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  13. mojave_red

    mojave_red Active Member

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    I don't know the start date for that backpack might be, but the reference I used was some guy's equipment review in 2000. I also found a used Cascade 65 (slightly smaller) on eBay that was sold in Jan 15, so they are still around.
     
  14. baraby1969

    baraby1969 New Member

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    image.jpg image.jpg image.jpg image.jpg image.jpg image.jpg Wow, I can't tell what color his pack was but the hat sure looks like the kind. He also carried a sleeping roll so it could have looked like one of these. Notice that the roll/may in this picture is wrapped in a waterproof bag. Perhaps he used the surf board bag for that, to keep it dry.
     
  15. baraby1969

    baraby1969 New Member

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    I agree. There is definitely stuff missing. What I wouldn't give to go and spend a day or two in the area looking around one more time. I truly believe his ID/wallet is probably with his jacket/coat either somewhere on the side of that hill or someone found it and took it. He believed he would be found and identified. I think it must have been something very bad that happened, like a heart attack/stroke. Maybe the drawing of the heart is symbolic, Maybe that's a picture of Joe Camel in the middle of the heart, I don't know. He knew he was six miles from freedom, it would have taken something really bad to stop his progress, especially if it was downhill. Maybe it was a combination of both. Maybe he had a heart attack or stroke and couldn't move much, then burned some of his items over time to stay warm/comfortable at night and just didn't wake up one day. If it was snow/cold then he could have turned his sleeping mat into a sled, like the old plastic roll up sleds we had as kids. He had 8 lighters and notebook paper as well as other burnable material to stay warm if he had to. Another thought, why would he go off the trail where no one would see him if he had a heart attack, other than to take shelter? Man this one really fascinates me.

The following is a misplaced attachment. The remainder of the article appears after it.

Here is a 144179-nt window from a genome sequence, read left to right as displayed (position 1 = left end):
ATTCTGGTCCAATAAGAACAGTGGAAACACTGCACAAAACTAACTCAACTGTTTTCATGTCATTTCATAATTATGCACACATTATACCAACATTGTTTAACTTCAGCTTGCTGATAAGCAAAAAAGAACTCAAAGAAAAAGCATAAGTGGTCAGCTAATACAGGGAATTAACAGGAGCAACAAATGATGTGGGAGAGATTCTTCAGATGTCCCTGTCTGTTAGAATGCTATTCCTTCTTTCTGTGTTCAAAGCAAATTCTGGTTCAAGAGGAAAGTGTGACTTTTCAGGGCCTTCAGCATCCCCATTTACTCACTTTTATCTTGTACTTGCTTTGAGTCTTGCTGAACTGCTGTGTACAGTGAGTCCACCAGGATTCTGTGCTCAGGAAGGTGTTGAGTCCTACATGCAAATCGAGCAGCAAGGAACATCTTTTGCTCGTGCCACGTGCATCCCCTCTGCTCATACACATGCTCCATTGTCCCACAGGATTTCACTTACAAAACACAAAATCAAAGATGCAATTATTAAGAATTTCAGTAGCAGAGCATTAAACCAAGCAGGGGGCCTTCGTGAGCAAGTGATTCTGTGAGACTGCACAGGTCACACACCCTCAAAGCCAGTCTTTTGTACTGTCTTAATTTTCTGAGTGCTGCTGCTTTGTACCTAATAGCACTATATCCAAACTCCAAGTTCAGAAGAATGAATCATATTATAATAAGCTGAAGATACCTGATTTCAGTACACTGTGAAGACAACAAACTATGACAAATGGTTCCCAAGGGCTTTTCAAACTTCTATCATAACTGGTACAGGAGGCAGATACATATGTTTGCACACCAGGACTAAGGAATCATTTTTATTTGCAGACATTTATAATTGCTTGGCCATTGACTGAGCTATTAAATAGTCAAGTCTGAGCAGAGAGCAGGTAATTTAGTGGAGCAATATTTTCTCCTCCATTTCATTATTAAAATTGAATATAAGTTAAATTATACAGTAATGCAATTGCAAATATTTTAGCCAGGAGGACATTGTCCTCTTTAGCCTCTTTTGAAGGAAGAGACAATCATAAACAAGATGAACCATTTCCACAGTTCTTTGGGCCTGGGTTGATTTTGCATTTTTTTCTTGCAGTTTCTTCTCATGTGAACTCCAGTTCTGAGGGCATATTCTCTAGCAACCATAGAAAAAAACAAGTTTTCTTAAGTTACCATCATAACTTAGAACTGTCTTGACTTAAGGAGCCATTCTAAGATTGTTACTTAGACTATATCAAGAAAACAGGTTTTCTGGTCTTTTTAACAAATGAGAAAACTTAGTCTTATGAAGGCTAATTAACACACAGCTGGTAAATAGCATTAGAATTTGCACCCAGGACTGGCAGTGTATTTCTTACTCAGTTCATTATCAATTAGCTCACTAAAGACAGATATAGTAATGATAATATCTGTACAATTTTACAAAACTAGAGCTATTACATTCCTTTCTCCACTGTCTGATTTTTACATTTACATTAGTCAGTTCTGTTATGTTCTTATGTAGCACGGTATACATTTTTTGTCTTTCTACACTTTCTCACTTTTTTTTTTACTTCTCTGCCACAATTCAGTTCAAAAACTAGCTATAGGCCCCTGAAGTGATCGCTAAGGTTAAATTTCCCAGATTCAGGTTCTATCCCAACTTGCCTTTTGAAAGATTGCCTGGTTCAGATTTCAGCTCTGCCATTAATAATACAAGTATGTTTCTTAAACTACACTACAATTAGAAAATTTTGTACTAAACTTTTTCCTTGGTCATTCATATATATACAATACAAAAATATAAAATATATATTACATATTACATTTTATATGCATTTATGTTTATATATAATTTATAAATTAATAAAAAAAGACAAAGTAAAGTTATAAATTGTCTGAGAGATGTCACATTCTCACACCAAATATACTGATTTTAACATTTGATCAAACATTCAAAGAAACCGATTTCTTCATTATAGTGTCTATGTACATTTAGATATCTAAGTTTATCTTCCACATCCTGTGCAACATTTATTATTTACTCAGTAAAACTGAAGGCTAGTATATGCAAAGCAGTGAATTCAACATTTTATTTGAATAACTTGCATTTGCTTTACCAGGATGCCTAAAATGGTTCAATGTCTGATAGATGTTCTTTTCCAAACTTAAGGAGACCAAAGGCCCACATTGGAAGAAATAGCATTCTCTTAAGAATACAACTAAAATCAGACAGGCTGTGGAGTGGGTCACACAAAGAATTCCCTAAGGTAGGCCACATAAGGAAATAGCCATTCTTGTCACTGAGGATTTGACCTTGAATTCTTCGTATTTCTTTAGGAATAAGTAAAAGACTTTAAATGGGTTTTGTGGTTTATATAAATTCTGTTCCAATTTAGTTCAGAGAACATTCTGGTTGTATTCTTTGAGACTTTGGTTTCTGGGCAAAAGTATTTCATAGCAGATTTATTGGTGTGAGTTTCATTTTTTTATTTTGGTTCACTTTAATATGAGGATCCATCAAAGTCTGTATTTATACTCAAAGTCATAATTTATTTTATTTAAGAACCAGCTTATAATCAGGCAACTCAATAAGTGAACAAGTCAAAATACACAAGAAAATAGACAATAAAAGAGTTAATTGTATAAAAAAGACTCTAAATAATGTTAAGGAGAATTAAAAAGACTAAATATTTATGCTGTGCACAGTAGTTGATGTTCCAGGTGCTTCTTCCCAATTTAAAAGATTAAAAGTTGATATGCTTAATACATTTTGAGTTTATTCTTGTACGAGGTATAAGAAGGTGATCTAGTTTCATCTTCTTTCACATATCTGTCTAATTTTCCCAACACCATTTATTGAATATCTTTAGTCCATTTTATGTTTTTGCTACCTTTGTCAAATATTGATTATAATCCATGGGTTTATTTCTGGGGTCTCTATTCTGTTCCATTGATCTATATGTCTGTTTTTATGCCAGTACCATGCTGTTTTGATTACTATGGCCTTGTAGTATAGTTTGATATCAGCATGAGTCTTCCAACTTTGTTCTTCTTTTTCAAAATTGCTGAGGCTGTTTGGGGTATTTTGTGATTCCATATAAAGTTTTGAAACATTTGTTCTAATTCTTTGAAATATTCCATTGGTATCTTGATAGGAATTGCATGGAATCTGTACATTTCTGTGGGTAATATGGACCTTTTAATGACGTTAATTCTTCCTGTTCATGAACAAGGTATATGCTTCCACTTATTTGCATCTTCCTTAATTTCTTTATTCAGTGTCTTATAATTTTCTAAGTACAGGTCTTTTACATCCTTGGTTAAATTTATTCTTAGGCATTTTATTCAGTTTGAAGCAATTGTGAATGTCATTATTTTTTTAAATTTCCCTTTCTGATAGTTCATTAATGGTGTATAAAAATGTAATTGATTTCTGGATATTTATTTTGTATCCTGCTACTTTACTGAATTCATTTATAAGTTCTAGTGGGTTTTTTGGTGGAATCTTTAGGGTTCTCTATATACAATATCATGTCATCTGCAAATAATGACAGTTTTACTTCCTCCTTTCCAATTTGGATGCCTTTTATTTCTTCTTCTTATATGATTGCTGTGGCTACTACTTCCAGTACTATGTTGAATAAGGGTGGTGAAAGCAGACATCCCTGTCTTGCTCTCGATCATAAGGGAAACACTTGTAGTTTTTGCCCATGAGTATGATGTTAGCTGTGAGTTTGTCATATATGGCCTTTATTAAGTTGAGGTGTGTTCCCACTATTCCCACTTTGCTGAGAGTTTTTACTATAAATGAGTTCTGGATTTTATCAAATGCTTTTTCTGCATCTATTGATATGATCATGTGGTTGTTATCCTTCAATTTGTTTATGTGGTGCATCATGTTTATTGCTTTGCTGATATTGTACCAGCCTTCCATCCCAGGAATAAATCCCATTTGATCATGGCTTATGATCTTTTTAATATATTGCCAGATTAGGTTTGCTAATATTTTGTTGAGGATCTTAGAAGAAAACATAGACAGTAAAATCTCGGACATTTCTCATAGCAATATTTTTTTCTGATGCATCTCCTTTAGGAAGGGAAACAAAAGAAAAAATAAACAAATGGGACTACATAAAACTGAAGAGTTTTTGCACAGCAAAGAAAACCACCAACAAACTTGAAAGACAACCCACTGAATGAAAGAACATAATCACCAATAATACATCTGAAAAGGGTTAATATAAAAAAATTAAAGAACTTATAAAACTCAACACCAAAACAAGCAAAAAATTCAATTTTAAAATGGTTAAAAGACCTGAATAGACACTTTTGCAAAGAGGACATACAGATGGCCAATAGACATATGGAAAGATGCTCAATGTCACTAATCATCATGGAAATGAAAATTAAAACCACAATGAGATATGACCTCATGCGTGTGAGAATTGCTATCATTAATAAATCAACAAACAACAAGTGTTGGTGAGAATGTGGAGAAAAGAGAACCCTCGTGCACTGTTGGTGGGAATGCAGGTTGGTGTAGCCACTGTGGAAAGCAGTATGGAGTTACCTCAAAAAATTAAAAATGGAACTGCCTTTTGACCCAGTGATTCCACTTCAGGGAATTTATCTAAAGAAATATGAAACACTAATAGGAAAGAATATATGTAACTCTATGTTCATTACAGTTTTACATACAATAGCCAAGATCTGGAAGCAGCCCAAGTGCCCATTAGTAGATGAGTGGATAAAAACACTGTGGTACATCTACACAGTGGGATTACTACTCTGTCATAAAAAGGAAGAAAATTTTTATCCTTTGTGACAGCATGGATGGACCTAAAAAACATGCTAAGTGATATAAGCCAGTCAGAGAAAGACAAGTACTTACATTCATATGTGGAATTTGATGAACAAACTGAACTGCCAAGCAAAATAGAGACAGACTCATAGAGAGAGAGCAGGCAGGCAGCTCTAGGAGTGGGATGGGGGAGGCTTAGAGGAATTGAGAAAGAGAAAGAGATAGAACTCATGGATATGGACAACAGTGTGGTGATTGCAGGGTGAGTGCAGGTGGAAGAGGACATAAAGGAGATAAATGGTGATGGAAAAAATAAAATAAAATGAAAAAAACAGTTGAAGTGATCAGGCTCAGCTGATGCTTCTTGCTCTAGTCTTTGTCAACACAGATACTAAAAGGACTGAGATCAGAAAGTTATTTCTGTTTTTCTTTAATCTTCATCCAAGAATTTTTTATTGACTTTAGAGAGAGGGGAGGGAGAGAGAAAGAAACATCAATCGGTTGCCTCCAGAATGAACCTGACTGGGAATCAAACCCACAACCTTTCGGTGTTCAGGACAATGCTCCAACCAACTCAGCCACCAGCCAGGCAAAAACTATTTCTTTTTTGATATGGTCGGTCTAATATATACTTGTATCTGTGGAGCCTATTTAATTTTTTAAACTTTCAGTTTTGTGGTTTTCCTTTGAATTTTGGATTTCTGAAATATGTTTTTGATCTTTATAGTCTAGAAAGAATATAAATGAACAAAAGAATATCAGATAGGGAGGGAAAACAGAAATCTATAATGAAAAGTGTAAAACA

16. mojave_red

    mojave_red Active Member

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    I know nothing about surfing.